natkretep

    Moderato con anima (English Only)
    English (Singapore/UK), basic Chinese
    Are you writing or speaking it?

    I would expect to see 0.5" or 0.5 in. in informal writing - the symbol or abbreviated form is common, and people often can't be bothered to put in ½ .

    In speech, I would expect people to say 'half an inch' (even if written 0.5") most of the time, but if they say it in decimals, then it would be '(zero/nought/oh) point five inches'.
     

    Tremt

    Member
    Portuguese
    Are you writing or speaking it?

    I would expect to see 0.5" or 0.5 in. in informal writing - the symbol or abbreviated form is common, and people often can't be bothered to put in ½ .

    In speech, I would expect people to say 'half an inch' (even if written 0.5") most of the time, but if they say it in decimals, then it would be '(zero/nought/oh) point five inches'.
    Thank you, I am writing the text for people whose second language is English or who can speak it at conversational level. It is supposed to be a formal text and I am trying to use the inch word instead of " to denote "inch". In the native language of the people I am writing the English text for, they use centimeters, not inches, but I am including inches albeit I want to use the most easy to recognize wording, which would be as asked in my first post.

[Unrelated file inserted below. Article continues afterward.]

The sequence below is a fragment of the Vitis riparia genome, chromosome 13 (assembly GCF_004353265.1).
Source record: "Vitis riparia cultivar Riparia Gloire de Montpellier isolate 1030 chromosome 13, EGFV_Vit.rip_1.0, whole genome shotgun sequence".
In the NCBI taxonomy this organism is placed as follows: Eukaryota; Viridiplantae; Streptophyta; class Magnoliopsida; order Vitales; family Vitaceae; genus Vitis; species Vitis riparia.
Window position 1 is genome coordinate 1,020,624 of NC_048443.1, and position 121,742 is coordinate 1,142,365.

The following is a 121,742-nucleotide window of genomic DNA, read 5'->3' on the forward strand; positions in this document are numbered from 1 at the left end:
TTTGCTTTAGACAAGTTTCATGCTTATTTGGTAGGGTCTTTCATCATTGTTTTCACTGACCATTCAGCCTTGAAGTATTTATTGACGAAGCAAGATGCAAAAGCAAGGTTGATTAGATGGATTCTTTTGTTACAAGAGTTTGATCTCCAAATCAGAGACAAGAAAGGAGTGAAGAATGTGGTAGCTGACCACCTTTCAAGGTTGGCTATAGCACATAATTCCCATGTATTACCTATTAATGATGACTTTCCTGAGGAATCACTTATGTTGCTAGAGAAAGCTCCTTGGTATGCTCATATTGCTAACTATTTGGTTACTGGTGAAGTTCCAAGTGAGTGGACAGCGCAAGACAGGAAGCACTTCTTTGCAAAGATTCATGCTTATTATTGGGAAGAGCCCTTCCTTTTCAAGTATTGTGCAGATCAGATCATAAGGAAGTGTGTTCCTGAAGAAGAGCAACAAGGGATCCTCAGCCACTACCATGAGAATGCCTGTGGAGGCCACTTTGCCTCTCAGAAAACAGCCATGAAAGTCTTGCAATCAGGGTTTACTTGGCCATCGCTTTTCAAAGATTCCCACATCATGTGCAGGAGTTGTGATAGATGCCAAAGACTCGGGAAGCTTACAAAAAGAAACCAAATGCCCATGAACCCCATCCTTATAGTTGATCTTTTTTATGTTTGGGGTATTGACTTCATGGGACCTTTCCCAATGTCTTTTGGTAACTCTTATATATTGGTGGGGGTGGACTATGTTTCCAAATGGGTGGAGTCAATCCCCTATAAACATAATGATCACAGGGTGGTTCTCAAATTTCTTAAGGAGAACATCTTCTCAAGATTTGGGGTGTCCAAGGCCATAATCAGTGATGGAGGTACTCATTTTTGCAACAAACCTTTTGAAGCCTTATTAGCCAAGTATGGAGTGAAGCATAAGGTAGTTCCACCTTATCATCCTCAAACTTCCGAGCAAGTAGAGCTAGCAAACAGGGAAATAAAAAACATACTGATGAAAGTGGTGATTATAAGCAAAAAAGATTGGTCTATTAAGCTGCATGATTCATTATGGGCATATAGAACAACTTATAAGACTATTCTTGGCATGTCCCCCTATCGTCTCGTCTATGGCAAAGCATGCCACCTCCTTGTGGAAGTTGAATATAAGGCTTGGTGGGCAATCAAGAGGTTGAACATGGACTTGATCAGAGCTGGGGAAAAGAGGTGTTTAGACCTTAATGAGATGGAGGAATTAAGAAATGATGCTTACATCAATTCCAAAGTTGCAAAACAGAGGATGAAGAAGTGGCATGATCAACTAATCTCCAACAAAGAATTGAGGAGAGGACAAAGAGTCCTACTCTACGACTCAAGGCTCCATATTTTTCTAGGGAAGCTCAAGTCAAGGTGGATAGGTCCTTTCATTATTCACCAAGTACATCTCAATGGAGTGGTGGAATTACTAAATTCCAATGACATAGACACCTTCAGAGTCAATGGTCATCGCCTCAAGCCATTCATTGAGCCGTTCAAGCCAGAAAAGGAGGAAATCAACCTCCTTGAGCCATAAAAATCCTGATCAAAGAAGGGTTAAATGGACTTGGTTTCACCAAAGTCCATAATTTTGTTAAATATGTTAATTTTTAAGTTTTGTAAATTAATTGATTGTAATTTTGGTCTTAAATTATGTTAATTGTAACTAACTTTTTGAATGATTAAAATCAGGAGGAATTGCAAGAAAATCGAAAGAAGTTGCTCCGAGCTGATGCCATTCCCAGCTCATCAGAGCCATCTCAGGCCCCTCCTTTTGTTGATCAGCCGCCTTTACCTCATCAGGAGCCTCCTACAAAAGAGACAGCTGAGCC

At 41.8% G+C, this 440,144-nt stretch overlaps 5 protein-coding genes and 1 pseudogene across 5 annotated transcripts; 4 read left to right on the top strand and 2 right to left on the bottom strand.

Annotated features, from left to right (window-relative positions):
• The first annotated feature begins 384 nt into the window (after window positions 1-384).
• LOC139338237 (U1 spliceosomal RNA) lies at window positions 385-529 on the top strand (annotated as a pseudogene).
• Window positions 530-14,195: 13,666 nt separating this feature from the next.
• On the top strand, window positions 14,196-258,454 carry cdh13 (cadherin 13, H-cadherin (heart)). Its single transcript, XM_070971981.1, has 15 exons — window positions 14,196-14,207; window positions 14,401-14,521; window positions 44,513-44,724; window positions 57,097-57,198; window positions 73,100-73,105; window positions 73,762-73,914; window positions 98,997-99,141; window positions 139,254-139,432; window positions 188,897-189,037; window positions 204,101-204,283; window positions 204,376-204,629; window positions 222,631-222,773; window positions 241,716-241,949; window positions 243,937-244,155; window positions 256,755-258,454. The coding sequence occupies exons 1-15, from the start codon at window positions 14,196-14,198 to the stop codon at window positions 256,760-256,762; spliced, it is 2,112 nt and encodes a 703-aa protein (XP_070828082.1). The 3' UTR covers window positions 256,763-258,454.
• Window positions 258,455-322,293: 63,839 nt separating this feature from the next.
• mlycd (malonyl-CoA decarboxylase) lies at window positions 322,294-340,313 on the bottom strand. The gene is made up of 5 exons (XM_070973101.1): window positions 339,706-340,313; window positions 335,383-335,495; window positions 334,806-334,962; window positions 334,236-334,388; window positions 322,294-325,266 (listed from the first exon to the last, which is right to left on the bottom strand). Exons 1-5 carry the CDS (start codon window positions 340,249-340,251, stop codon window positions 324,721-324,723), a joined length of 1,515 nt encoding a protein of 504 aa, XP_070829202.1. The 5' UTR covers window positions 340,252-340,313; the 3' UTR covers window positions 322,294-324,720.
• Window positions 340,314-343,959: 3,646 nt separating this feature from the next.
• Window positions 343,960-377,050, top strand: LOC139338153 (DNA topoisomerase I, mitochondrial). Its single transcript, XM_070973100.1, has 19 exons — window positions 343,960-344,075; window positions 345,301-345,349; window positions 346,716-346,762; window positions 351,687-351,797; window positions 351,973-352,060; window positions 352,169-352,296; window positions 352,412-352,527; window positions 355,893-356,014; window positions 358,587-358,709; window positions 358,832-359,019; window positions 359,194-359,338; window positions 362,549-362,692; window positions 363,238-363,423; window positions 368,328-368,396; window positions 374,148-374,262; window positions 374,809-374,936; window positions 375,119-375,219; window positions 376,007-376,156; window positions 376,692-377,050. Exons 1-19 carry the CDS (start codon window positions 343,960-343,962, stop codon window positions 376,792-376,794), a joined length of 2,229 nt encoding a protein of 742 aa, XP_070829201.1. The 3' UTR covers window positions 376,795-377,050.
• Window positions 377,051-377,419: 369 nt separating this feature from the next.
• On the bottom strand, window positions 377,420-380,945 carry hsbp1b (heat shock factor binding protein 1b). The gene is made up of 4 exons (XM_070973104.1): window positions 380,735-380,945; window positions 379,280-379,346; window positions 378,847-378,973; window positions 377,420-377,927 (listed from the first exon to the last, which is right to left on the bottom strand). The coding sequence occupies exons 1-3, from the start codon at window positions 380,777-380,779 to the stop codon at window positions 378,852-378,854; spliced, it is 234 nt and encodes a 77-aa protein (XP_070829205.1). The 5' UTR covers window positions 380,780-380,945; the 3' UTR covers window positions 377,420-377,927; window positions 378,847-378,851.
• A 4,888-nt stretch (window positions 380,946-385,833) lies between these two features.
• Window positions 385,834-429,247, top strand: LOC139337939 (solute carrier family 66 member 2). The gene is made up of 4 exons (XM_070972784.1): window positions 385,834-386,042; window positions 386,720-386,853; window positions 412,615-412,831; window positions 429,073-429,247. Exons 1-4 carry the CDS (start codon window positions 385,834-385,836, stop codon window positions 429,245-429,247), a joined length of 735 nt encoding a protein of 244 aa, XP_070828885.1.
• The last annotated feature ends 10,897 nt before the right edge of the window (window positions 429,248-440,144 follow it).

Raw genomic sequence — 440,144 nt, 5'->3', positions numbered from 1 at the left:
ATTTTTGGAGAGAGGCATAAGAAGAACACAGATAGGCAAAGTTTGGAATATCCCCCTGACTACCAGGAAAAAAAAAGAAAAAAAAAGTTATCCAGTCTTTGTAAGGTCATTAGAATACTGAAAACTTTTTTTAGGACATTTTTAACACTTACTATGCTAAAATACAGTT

Considering all of the above, shall I write 0.5 inch or 0.5 inches?

    Thank you all and sorry to be a bit of a pain ;)
     

    JulianStuart

    Senior Member
    English (UK then US)
    Considering all of the above, shall I write 0.5 inch or 0.5 inches?
    If you want the English to be just like what they will encounter in written English outside the text you are writing, I recommend you use the normal, conventional way that nat suggested, of 0.5 inches.

    Here's some threads from another discussion
     

    Tremt

    Member
    Portuguese
    If you want the English to be just like what they will encounter in written English outside the text you are writing, I recommend you use the normal, conventional way that nat suggested, of 0.5 inches.